by Anna Kathryn Lanier
Conestoga wagons were the well-known wagons of the east, used by traders of the west for their large size and ability to carry up to five tons of cargo. The immigrant family soon learned, however, that the Conestoga wagon was too large and heavy for their needs. Animals would die from exhaustion before they reached the end of the long trail. Instead, pioneers turned to the Prairie Schooner, a wagon half the size of the Conestoga. At 10-12 feet long, 4 feet wide and about 3 feet deep, it would hold 2,000 pounds of goods, half of that food. It could also be pulled by fewer animals than the Conestoga required. A bonnet treated with linseed oil for waterproofing topped the wagon base and made the wagon 10 feet tall. At about $100, it is one of the more expensive items needed for the trip.
Hardwood was used for the wagon bed because it resisted shrinking in the dry desert air and painting it with tar would render it watertight for floating across rivers. The side boards of the wagon were bowed outward to keep the rain from dripping into the wagon from the bonnet. The front wheels were smaller (44-inch diameter) than the back wheels (50-inch diameter) to help with handling the wagon and to allow the wagon to take sharper turns.
Although the wagon wheels were also made of hardwood and rimmed with iron (heated until they expanded and then slipped into place), it was not uncommon for them to break. When this happened, the family furniture often became a wagon wheel.
The space inside the wagon, about 40 square feet, didn’t give much room for family heirlooms or large pieces of furniture. Families had to decide what to bring, and of course, food was at the top of the list. An 1845 emigrants’ Guide to Oregon and California suggests that the pioneers take along: 200 pounds of flour, 150 pounds of bacon, 30 pounds of hardtack, 10 pounds of coffee, 20 pounds of sugar, and 10 pounds of salt. Additionally, families would pack rice, beans, tea, vinegar, chipped beef, smoked meat, dried fruit, and canned vegetables. Other common items taken by the pioneers, aside from clothing were: a medicine chest, seeds and seedlings, beds, tents and tent poles, tools, horseshoes, guns, plows, shovels, axes, animal feed and a water barrel. Butter churns were strapped to the side or back of the wagon. Fresh milk would be put into the churns in the morning and the natural movement of the wagon as it crossed the uneven and rutted trail would churn the milk into butter by evening.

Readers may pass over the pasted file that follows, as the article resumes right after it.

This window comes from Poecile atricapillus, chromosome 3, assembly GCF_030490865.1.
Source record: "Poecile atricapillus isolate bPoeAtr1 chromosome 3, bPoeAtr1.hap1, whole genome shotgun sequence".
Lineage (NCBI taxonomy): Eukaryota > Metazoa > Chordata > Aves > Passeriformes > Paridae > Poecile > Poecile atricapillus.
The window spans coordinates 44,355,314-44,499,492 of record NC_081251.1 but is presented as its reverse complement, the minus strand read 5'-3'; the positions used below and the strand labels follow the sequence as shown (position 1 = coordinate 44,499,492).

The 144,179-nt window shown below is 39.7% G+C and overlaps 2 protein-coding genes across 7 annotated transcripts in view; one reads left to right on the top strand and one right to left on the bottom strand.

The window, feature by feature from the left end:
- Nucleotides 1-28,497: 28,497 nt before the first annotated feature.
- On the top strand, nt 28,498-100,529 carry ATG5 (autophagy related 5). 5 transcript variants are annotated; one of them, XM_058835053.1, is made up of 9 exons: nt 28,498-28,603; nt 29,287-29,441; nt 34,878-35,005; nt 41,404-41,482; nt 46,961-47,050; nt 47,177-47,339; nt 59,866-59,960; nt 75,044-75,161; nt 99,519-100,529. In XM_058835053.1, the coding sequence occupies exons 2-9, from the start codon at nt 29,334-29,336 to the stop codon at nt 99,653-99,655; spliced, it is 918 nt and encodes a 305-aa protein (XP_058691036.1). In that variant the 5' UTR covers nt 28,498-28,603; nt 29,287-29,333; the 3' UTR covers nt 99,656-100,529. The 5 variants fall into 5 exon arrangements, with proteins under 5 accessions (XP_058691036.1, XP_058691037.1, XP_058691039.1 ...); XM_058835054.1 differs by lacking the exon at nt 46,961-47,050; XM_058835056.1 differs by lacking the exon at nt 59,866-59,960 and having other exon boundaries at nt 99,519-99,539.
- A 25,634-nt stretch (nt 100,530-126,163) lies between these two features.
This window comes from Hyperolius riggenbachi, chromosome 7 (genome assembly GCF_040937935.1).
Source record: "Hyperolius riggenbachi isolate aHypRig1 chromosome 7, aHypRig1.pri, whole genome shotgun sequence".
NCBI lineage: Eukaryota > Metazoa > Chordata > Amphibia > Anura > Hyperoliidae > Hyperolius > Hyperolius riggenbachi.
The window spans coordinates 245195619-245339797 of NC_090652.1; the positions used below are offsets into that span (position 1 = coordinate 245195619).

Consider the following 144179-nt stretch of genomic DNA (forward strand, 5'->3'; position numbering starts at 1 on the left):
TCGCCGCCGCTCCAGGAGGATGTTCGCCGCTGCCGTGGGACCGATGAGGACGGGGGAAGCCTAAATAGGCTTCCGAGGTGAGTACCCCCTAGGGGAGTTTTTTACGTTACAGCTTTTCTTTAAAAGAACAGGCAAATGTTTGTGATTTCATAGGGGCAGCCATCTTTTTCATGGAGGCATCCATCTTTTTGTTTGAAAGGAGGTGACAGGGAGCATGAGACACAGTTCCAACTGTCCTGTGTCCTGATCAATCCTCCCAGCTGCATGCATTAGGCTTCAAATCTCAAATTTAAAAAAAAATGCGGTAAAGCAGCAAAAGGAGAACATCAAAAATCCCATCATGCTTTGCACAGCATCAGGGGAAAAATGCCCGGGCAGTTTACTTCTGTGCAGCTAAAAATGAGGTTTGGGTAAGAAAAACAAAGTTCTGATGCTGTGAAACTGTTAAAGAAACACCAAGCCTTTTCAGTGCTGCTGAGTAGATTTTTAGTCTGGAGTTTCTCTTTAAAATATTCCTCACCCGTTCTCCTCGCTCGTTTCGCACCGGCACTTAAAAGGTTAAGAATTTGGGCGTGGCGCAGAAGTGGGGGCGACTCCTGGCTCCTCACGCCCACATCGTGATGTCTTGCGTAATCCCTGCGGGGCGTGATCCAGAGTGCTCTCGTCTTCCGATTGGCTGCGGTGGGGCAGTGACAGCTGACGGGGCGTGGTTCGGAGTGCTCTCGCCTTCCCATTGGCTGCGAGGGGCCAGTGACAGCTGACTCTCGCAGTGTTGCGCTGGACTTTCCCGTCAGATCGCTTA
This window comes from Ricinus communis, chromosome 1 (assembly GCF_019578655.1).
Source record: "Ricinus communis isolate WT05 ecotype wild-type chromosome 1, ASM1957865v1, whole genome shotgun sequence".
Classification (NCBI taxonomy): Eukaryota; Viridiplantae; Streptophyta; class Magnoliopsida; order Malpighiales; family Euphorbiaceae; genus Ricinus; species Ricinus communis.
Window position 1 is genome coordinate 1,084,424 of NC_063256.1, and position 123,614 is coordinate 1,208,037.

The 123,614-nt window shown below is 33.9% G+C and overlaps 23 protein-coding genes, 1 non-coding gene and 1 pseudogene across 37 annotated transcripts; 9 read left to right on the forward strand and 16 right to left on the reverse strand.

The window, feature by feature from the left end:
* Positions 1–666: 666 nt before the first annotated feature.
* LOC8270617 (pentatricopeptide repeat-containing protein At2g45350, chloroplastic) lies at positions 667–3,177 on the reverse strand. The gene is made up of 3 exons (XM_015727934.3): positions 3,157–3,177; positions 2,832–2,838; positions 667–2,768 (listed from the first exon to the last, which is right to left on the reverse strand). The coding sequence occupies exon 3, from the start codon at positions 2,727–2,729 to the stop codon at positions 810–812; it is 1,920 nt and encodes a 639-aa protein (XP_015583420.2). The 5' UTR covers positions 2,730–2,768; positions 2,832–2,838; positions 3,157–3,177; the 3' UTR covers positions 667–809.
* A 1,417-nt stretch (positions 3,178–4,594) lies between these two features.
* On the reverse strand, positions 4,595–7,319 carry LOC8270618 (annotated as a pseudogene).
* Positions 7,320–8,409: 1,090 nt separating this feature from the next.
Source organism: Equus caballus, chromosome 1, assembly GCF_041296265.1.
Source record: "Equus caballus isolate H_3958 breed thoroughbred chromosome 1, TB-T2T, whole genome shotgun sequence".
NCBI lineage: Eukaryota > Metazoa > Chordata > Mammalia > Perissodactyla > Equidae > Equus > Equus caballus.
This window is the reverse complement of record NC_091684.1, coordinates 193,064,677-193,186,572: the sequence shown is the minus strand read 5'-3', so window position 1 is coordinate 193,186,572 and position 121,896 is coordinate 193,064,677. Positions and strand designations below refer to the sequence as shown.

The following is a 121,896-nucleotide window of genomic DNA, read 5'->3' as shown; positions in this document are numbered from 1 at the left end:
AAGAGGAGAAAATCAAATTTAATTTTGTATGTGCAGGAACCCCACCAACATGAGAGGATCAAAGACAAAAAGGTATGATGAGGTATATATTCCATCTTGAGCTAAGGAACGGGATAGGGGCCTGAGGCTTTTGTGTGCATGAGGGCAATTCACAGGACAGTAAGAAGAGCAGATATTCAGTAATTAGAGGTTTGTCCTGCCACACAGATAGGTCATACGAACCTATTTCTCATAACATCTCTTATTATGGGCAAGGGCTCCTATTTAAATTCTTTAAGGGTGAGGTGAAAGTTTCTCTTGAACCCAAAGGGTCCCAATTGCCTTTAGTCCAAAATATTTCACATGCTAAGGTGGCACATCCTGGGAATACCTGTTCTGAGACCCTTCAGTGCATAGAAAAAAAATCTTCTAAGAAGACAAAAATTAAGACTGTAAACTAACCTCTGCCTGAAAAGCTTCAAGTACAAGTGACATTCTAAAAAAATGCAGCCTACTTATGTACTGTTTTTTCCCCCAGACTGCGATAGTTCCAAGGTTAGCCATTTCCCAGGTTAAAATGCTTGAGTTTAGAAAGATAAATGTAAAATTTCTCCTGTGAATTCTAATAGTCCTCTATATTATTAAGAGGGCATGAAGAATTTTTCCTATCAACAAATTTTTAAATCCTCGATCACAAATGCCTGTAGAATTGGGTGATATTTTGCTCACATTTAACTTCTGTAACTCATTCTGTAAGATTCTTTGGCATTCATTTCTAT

Also on the outside of the wagon was a “jockey box.” This would hold the tools and parts needed to repair the wagon: iron bolts, lynch pins, skeins, nails, iron hoops and a jack. In addition, a feed box for the animals could be found fastened to the side of the schooner.
The family packed carefully, heavier items and those that would not be used on the trip were packed first. Bolts of cloth, linen and good clothing not used on the journey, along with family treasures were packed into the trunks and stowed away. The box with the pots, pans and cooking utensils would be placed near the back of the wagon for easy access. The family bible was given a special place, most likely with easy access for daily and nightly reading. Daily clothing would be hung on hooks inside the wagon.